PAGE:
Stéphane Lemaire | : Subjectivists about well-being claim that an object is good for someone if and only if this individual holds a certain type of pro-attitude toward this object. In this paper, I focus on the dispute among subjectivists that opposes those who think that the relevant pro-attitudes are actual to those who think that they are counterfactual under some idealized conditions. My main claim is that subjectivism should be stringently actualist, though our actual pro-attitudes may be criticized (...) from an intrinsic perspective. To defend this claim, I first present three desiderata that a subjectivist theory of well-being should fulfil. Two of these desiderata result from the fact that a subjectivist theory of well-being should not be implicitly paternalist, while the other is that it should be able to play a normative role. I then show that several actualist theories that introduce light forms of idealization or other conditions that have a similar aim, fail to satisfy at least one of the antipaternalist desiderata. This gives some legitimacy to a very stringent version of actualism. I then describe three features of the kind of stringent actualism that I want to defend, which will explain the ability of what is good for someone to play its normative role. Finally, I show how these features allow us to deal with the classic objection that the objects of actual “defective attitudes” cannot be good for the holder of these pro-attitudes. | : Les subjectivistes à propos du bien-être soutiennent qu’un objet est bon pour un individu si et seulement si cet individu possède un certain type d’attitude positive à l’égard de cet objet. Dans cet article, je me concentre sur le débat à l’intérieur du camp subjectiviste qui oppose ceux qui pensent que les attitudes positives pertinentes sont actuelles à ceux qui pensent qu’elles sont contrefactuelles sous une condition d’idéalisation. Ma thèse principale est que le subjectivisme devrait être rigoureusement actualiste bien que nos attitudes positives actuelles puissent être critiquées d’un point de vue qui leur est interne. Afin de défendre cette position, je présente d’abord trois desiderata qu’une théorie subjectiviste du bien-être devrait satisfaire. Deux de ces desiderata résultent du fait qu’une théorie subjectiviste du bien-être ne devrait pas être implicitement paternaliste, alors que le troisième résulte de ce qu’elle devrait pouvoir jouer un rôle normatif. Je montre ensuite que plusieurs théories actualistes qui introduisent des formes modestes d’idéalisation ou d’autres conditions ayant la même visée échouent à satisfaire au moins un des desiderata anti-paternalistes. Une version très rigoureuse de l’actualisme subjectiviste s’en trouve ainsi légitimée. Je décris ensuite les trois aspects de l’actualisme rigoureux que je souhaite défendre et qui permettront d’expliquer dans quelle mesure ce qui est bon pour un individu peut jouer un rôle normatif. Enfin, je montre comment ces aspects nous permettent de répondre à l’objection classique selon laquelle les objets d’« attitudes défectives » actuelles ne peuvent être bons pour ceux qui ont ces attitudes. (shrink)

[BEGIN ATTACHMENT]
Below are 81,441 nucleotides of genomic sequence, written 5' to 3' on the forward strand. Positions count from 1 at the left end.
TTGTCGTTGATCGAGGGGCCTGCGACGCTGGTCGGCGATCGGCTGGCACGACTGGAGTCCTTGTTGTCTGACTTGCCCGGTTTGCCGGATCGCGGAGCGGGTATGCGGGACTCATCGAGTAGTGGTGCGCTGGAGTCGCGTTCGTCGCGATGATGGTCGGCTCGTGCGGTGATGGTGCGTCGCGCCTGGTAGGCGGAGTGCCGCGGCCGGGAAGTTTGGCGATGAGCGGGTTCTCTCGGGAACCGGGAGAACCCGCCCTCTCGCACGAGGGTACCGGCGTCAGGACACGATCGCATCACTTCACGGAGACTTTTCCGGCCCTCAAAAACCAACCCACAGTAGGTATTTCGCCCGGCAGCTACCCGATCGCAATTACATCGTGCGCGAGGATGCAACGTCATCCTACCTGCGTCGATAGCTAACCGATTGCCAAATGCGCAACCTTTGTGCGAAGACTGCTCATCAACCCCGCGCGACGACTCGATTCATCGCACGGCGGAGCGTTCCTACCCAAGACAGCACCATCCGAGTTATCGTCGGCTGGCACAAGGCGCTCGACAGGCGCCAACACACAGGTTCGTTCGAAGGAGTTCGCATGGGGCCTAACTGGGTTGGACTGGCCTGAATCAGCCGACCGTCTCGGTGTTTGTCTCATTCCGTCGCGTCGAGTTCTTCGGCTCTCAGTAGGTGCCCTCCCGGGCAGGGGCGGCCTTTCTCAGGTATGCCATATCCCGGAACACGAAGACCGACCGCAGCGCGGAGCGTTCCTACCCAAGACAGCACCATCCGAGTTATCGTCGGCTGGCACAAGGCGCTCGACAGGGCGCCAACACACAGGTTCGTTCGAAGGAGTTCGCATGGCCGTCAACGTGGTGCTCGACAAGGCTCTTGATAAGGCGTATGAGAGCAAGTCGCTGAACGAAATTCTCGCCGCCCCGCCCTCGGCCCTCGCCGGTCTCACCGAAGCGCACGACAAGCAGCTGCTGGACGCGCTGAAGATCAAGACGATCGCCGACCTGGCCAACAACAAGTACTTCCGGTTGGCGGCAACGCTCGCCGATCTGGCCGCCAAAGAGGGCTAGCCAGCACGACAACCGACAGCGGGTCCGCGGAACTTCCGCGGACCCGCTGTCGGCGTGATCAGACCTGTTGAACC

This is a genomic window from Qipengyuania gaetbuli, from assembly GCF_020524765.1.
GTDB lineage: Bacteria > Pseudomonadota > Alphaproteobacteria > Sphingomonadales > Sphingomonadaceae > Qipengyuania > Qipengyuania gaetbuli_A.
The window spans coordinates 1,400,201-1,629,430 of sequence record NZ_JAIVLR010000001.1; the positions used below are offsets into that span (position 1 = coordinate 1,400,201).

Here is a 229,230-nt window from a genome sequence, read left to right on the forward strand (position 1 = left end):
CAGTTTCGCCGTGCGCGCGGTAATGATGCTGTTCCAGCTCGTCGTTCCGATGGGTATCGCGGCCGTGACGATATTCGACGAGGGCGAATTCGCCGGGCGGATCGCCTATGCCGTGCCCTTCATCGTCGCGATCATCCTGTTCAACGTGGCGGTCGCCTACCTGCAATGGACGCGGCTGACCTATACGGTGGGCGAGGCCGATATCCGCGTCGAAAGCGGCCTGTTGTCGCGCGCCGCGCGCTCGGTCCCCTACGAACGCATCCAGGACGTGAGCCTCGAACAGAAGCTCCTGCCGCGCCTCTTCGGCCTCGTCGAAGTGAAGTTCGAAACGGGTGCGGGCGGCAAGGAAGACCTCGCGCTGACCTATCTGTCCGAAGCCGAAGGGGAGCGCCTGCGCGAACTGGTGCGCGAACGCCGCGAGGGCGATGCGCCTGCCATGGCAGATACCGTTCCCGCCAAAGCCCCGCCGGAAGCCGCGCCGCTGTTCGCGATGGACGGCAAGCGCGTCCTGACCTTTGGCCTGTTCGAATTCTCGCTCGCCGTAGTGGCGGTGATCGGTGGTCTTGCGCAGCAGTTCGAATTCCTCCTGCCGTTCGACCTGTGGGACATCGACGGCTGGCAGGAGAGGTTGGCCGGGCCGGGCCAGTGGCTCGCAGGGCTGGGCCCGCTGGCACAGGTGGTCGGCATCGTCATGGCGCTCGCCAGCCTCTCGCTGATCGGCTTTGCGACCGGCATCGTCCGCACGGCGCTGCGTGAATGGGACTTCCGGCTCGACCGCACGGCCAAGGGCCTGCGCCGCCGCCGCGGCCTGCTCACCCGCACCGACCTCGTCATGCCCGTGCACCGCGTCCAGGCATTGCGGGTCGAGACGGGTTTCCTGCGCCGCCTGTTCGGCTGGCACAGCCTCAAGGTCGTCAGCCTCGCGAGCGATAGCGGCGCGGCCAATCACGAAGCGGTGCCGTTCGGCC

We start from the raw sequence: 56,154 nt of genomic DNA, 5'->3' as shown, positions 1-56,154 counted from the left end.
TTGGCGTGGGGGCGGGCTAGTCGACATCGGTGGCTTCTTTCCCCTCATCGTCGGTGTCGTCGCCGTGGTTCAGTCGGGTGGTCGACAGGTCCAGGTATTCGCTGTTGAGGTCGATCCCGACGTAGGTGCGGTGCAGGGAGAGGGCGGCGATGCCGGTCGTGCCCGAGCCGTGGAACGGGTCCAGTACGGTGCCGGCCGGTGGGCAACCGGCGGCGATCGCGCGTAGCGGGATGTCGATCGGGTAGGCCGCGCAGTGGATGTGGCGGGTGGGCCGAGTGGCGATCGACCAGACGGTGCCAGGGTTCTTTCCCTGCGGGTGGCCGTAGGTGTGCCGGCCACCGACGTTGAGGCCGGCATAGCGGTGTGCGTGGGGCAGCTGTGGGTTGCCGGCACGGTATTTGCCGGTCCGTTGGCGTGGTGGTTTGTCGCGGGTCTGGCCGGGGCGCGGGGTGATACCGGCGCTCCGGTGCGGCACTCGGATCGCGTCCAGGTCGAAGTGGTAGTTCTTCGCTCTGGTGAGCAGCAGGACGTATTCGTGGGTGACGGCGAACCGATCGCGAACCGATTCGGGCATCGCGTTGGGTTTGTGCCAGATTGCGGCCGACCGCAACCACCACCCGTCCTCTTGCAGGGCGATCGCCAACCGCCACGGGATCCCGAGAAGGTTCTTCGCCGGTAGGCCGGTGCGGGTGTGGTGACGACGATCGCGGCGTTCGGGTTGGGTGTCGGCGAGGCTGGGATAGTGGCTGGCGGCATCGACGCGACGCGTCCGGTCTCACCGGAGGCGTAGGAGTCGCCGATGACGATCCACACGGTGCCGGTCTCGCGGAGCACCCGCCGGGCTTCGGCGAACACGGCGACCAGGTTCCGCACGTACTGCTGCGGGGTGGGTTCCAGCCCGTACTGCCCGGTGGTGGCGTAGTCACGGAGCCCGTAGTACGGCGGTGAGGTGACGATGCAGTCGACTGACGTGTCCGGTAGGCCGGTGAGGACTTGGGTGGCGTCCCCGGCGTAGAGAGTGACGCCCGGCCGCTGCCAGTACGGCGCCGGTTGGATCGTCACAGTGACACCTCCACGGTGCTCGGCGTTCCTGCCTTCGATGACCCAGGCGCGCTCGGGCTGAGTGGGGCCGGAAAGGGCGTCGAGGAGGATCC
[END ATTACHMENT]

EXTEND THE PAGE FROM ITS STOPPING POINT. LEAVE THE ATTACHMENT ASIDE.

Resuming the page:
A popular idea at present is that emotions are perceptions of values. Most defenders of this idea have interpreted it as the perceptual thesis that emotions present (rather than merely represent) evaluative states of affairs in the way sensory experiences present us with sensible aspects of the world. We argue against the perceptual thesis. We show that the phenomenology of emotions is compatible with the fact that the evaluative aspect of apparent emotional contents has been incorporated from outside. We then (...) deal with the only two views that can make sense of the perceptual thesis. On the response–dependence view, emotional experiences present evaluative responsedependent properties (being fearsome, being disgusting, etc.) in the way visual experiences present response-dependent properties such as colors. On the response–independence view, emotional experiences present evaluative response-independent properties (being dangerous, being indigestible, etc.), conceived as ‘Gestalten’ independent of emotional feelings themselves. We show that neither view can make plausible the idea that emotions present values as such, i.e., in an open and transparent way. If emotions have apparent evaluative contents, this is in fact due to evaluative enrichments of the non-evaluative presentational contents of emotions. (shrink)
Following Meinong, many philosophers have been attracted by the view that emotions have intrinsically evaluative correctness conditions. On one version of this view, emotions have evaluative contents. On another version, emotions are evaluative attitudes; they are evaluative at the level of intentional mode rather than content. We raise objections against the latter version, showing that the only two ways of implementing it are hopeless. Either emotions are manifestly evaluative or they are not. In the former case, the Attitudinal View threatens (...) to collapse into the Perception View or any other view according to which emotions are evaluative at the level of content. In the latter case, the Attitudinal View does not stand up to an obvious alternative, namely that emotions can only be assessed with respect to extrinsic norms or conditions of correctness. (shrink)
This paper presents a computational model of the way humans inductively identify and aggregate concepts from the low-level stimuli they are exposed to. Based on the idea that humans tend to select the simplest structures, it implements a dynamic hierarchical chunking mechanism in which the decision whether to create a new chunk is based on an information-theoretic criterion, the Minimum Description Length (MDL) principle. We present theoretical justifications for this approach together with results of an experiment in which participants, exposed (...) to meaningless symbols, have been implicitly encouraged to create high-level concepts by grouping them. Results show that the designed model, called hereafter MDLChunker, makes precise quantitative predictions both on the kind of chunks created by the participants and also on the moment at which these creations occur. They suggest that the simplicity principle used to design MDLChunker is particularly efficient to model chunking mechanisms. The main interest of this model over existing ones is that it does not require any adjustable parameter. (shrink)